Are Pre-Launch Statements Now Within the Range of the National Advertising Division?

In a bold departure from its focus on allegedly misleading and deceptive statements in commerce, the National Advertising Division’s (“NAD”) decision in PLx Pharma, Inc. (Vazalore), Report #6912, NAD/CARU Case Reports (December 2020), arguably stretches its jurisdictional scope to include certain pre-national launch investor statements.

Background of the Decision. Bayer HealthCare LLC, the entity that developed the first modern products to use the active ingredient in aspirin, challenged several superiority and performance claims made by PLx Pharma, Inc. in connection with its pre-launch aspirin product, Vazalore. While the assessment of PLx’s substantiation in the form of competent and reliable scientific evidence proceeded without special note, PLx, as an initial matter, challenged the jurisdiction of the NAD to render a decision on this challenge. According to PLx, the challenged claims were not part of a national advertising campaign and indeed related to a product that was not yet available. In fact, the challenged claims were made on what PLx described as an investor-focused website and its corporate website. PLx raised the procedural challenge that the NAD’s own description of its jurisdiction in its NAD/NARB Procedures limited the scope of review to “national advertising” a term defined as “any paid commercial message, in any medium (including labeling), if it has the purpose of inducing a sale or other commercial transaction or persuading the audience of the value or usefulness of a company, product or service; if it is disseminated nationally or to a substantial portion of the United States, or is test market advertising prepared for national campaigns; and if the content is controlled by the advertiser.” The NAD did not agree, concluding that even though Vazalore is not yet available for sale, its advertising had the purpose of “persuading the audience of the value or usefulness of a company, product or service” and thus was within the scope of challenge. Nothing particularly that consumers could access the investor-focused website and several of the challenged claims spoke directly to consumers (e.g. “If recommended by your doctor…”), the fact that the product was not yet for sale did not preclude NAD’s review.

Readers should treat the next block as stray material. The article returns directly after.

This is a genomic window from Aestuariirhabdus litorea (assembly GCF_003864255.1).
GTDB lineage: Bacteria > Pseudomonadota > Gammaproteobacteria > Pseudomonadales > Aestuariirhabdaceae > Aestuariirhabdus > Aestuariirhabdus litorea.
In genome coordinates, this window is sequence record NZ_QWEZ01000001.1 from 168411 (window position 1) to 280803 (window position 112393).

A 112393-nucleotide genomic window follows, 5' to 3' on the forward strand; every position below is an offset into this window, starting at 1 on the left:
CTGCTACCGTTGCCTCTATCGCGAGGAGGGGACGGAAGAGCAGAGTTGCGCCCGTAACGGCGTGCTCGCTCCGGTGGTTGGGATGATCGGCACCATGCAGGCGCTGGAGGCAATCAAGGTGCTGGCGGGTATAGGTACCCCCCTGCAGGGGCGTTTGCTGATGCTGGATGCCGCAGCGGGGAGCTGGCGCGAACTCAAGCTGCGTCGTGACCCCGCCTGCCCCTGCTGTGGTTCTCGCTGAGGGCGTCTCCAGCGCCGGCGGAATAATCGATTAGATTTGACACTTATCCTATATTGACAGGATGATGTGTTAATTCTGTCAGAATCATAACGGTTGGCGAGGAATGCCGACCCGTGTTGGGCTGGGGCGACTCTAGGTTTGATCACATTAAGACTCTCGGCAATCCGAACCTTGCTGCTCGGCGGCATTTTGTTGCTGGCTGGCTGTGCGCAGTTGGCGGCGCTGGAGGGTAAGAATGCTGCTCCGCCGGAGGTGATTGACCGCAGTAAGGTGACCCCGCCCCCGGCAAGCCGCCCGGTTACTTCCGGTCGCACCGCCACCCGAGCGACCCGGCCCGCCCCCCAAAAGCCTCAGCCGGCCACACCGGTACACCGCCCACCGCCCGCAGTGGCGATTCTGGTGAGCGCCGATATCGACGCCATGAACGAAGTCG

Potential Gates on the Scope of the NAD’s Position. In reaching its jurisdictional decision, the NAD nodded to several facts that supported NAD review, namely that the statements were accessible by the general public and that they appeared to speak directly or solicit the enticement of consumers. It leaves open the question of whether claims made within the bounds of a closed investor meeting or confidential investor documentation would not be subject to inclusion.

Could this Decision have broader impact? The NAD has long since been a popular forum for competitors to assert objections particularly because it is viewed as a challenger-friendly venue in which the advertiser bears the burden of providing evidence to substantiate the claims made. The NAD’s decisions, while not granting injunctive or monetary relief, are no less potent, as they are published and sent to various government enforcement agencies.  If a company declines to change advertising deemed to be misleading by the NAD, a special notice is sent to the FTC about the case and advertiser, and the FTC may take action based on that notice. Expansion of the purview of the NAD could thus raise interest and potential action taken by these downstream agencies.

Takeaways and Best Practices. While cautious entities certainly take care with the contents of their investor materials, this Decision raises questions as to a necessary extra level of rigor in ensuring that the materials and statements are not open or available to potential consumers. Advertisers may seek to run investor materials through marketing legal clearance regularly going forward, recalibrating the scope internal and external specialist approvals required. Of course, this is not the first time that the NAD has opined on the metes and bounds of its jurisdiction without seismic impact. While advertisers may now be more aware of the dissemination sphere of its pre-launch claims, whether December’s PLx decision will signal a new avenue of challenges remains to be seen.

By Katherine L. Staba

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